Hey guys, hope all is well. These days, I was constantly thinking that **how could I contribute even more to the community** rather than just posting projects. Then suddenly this thought came into my mind, that why am I not sharing my self-made notes which have helped me throughout my **Data Science** journey.

So from now onwards I will also be sharing my self-made handwritten notes for last-minute revisions before an interview. In today’s blog, I will be sharing my **Numpy **notes. So without any further due.

### Let’s go through the Numpy notes…

- NumPy stands for
.**Numerical Python** - The reason it is so fast is because
*it is having bindings to the C library.* - np.array(list) will convert a list to a NumPy array.
- np.arange(start, stop, step) will create an array from start to stop with a step size of step.
- np.zeros(shape) will create an array of provided shape with all elements as zeros. The array can be 1D, 2D, 3D, etc.
- np.linspace(start, stop, n) will give n eually spaced number of points between start and stop.
- np.eye(n) will give a nXn Identity matrix. An identity matrix is having all elements as zeros except diagonals which are 1s.
- np.random.rand(shape) will give an array with random elements from a uniform distribution between 0 and 1.
- np.random.randn(shape) will give an array with random elements from a normal distribution about 0.
- We can use
**array.size**to check whether it is 1D or 2D or 3D, etc.

- np.random.randint(start, stop, n) will give n number of points between the range of start and stop. One thing to note here is that start is inclusive but the stop is exclusive.
- arr.reshape(shape) will reshape the array arr in the new shape provided.
- np.max(arr) gives the maximum element in the array arr.
- np.min(arr) gives the minimum element in the array arr.
- np.argmax(arr) gives the index of the maximum element in the array arr.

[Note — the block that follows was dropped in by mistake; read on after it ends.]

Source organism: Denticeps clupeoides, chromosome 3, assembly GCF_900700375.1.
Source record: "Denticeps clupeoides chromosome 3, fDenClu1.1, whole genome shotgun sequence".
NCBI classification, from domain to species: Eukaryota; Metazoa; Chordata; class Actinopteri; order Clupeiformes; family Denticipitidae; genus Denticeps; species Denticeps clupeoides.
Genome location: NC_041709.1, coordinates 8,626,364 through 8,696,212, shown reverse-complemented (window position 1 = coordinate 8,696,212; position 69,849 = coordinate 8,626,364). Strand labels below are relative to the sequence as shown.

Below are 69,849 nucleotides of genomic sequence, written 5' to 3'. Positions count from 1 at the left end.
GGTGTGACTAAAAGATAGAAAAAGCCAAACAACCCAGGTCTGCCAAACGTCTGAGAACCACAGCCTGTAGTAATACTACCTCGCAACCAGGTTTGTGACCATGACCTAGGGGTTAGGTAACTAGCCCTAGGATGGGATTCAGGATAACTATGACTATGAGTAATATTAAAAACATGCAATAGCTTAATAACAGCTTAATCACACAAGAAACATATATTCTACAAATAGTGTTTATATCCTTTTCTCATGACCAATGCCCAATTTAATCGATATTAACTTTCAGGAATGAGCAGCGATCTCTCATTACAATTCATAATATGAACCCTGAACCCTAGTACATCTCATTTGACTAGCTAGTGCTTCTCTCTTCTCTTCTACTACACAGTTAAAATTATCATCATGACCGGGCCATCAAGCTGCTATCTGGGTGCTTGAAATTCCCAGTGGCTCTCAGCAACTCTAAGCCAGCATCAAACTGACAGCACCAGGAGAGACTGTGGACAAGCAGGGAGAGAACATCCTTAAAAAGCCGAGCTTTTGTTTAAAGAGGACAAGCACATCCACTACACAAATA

- np.argmin(arr) gives the index of the minimum element in the array arr.
**arr.shape**gives the shape of the array.- I have provided some slicing examples also for a better understanding of slicing operation in NumPy.

- While slicing in NumPy, the data is not copied anywhere, it is just a view of the data out of the full array. If we change something in the slice, it will ultimately also get changed in the original array.
**arr.copy()**creates a copy of the array arr. Here new memory is allocated to the new copy. Changes done in the copy are not reflected back in the original array.

- Broadcasting operation.
- np.sqrt(arr) will calculate square root of all the elements of the array.
- np.exp(arr) will calculate exponential of all the elements of the array.
- np.sin(arr) will calculate sin of all the elements of the array.
- np.cos(arr) will calculate cos of all the elements of the array.
- np.log(arr) will calculate log of all the elements of the array.

Do let me know if there’s any query regarding Numpy by contacting me on email or LinkedIn.

*So this is all for this blog folks, thanks for reading it and I hope you are taking something with you after reading this and till the next time ?…*

**Read my previous blog: ***TOP 11 MUST LEARN PYTHON LIBRARIES FOR DATA SCIENCE ASPIRANTS*

**Check out my other machine learning projects, deep learning projects, computer vision projects, NLP projects, Flask projects at machinelearningprojects.net**.